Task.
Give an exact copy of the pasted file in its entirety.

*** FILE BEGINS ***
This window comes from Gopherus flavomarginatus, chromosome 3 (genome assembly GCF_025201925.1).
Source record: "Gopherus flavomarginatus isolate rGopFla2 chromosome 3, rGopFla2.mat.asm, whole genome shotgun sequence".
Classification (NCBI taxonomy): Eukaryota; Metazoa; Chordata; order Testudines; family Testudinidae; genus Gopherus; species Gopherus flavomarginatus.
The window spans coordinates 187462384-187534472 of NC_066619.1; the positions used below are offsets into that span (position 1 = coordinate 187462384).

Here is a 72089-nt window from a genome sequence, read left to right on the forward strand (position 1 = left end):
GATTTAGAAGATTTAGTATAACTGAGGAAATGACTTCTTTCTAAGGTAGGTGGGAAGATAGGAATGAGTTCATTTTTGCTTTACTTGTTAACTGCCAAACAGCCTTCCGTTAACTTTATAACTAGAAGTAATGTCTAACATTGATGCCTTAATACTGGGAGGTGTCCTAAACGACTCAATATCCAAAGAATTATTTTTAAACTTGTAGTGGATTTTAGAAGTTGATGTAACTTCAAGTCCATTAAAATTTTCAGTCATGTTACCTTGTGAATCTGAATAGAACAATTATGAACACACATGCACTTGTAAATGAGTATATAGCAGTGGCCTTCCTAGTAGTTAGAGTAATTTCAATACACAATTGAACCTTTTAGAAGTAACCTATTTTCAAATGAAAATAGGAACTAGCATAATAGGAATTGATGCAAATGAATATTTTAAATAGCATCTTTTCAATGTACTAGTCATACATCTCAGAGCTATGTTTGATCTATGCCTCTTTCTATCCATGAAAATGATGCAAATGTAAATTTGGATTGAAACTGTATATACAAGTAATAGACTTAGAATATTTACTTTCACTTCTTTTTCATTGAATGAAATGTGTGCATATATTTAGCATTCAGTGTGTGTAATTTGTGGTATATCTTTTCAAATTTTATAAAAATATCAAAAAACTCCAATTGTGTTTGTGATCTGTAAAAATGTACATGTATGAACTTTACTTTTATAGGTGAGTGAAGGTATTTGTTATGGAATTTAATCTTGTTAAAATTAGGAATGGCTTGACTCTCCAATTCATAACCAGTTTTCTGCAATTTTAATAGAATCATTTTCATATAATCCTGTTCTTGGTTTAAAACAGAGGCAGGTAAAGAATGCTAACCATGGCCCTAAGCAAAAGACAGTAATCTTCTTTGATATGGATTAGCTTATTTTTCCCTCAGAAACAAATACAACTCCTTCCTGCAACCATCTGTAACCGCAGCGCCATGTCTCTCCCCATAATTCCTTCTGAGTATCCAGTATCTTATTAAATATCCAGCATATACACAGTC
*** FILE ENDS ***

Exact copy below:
This window comes from Gopherus flavomarginatus, chromosome 3 (genome assembly GCF_025201925.1).
Source record: "Gopherus flavomarginatus isolate rGopFla2 chromosome 3, rGopFla2.mat.asm, whole genome shotgun sequence".
Classification (NCBI taxonomy): Eukaryota; Metazoa; Chordata; order Testudines; family Testudinidae; genus Gopherus; species Gopherus flavomarginatus.
The window spans coordinates 187462384-187534472 of NC_066619.1; the positions used below are offsets into that span (position 1 = coordinate 187462384).

Here is a 72089-nt window from a genome sequence, read left to right on the forward strand (position 1 = left end):
GATTTAGAAGATTTAGTATAACTGAGGAAATGACTTCTTTCTAAGGTAGGTGGGAAGATAGGAATGAGTTCATTTTTGCTTTACTTGTTAACTGCCAAACAGCCTTCCGTTAACTTTATAACTAGAAGTAATGTCTAACATTGATGCCTTAATACTGGGAGGTGTCCTAAACGACTCAATATCCAAAGAATTATTTTTAAACTTGTAGTGGATTTTAGAAGTTGATGTAACTTCAAGTCCATTAAAATTTTCAGTCATGTTACCTTGTGAATCTGAATAGAACAATTATGAACACACATGCACTTGTAAATGAGTATATAGCAGTGGCCTTCCTAGTAGTTAGAGTAATTTCAATACACAATTGAACCTTTTAGAAGTAACCTATTTTCAAATGAAAATAGGAACTAGCATAATAGGAATTGATGCAAATGAATATTTTAAATAGCATCTTTTCAATGTACTAGTCATACATCTCAGAGCTATGTTTGATCTATGCCTCTTTCTATCCATGAAAATGATGCAAATGTAAATTTGGATTGAAACTGTATATACAAGTAATAGACTTAGAATATTTACTTTCACTTCTTTTTCATTGAATGAAATGTGTGCATATATTTAGCATTCAGTGTGTGTAATTTGTGGTATATCTTTTCAAATTTTATAAAAATATCAAAAAACTCCAATTGTGTTTGTGATCTGTAAAAATGTACATGTATGAACTTTACTTTTATAGGTGAGTGAAGGTATTTGTTATGGAATTTAATCTTGTTAAAATTAGGAATGGCTTGACTCTCCAATTCATAACCAGTTTTCTGCAATTTTAATAGAATCATTTTCATATAATCCTGTTCTTGGTTTAAAACAGAGGCAGGTAAAGAATGCTAACCATGGCCCTAAGCAAAAGACAGTAATCTTCTTTGATATGGATTAGCTTATTTTTCCCTCAGAAACAAATACAACTCCTTCCTGCAACCATCTGTAACCGCAGCGCCATGTCTCTCCCCATAATTCCTTCTGAGTATCCAGTATCTTATTAAATATCCAGCATATACACAGTC